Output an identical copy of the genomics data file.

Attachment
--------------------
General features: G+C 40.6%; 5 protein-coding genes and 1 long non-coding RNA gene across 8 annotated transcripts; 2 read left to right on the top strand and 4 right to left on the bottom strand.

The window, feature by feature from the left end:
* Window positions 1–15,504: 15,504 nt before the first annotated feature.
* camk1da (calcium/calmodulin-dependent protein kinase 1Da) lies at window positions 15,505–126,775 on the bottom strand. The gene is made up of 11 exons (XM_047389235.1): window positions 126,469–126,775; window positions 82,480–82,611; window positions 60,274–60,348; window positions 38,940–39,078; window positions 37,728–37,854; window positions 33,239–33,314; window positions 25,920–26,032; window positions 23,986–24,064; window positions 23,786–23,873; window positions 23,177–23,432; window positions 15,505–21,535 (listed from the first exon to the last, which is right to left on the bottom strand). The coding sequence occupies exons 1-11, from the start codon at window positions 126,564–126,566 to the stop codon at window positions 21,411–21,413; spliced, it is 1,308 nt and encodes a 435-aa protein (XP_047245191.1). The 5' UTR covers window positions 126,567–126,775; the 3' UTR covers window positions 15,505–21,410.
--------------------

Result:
General features: G+C 40.6%; 5 protein-coding genes and 1 long non-coding RNA gene across 8 annotated transcripts; 2 read left to right on the top strand and 4 right to left on the bottom strand.

The window, feature by feature from the left end:
* Window positions 1–15,504: 15,504 nt before the first annotated feature.
* camk1da (calcium/calmodulin-dependent protein kinase 1Da) lies at window positions 15,505–126,775 on the bottom strand. The gene is made up of 11 exons (XM_047389235.1): window positions 126,469–126,775; window positions 82,480–82,611; window positions 60,274–60,348; window positions 38,940–39,078; window positions 37,728–37,854; window positions 33,239–33,314; window positions 25,920–26,032; window positions 23,986–24,064; window positions 23,786–23,873; window positions 23,177–23,432; window positions 15,505–21,535 (listed from the first exon to the last, which is right to left on the bottom strand). The coding sequence occupies exons 1-11, from the start codon at window positions 126,564–126,566 to the stop codon at window positions 21,411–21,413; spliced, it is 1,308 nt and encodes a 435-aa protein (XP_047245191.1). The 5' UTR covers window positions 126,567–126,775; the 3' UTR covers window positions 15,505–21,410.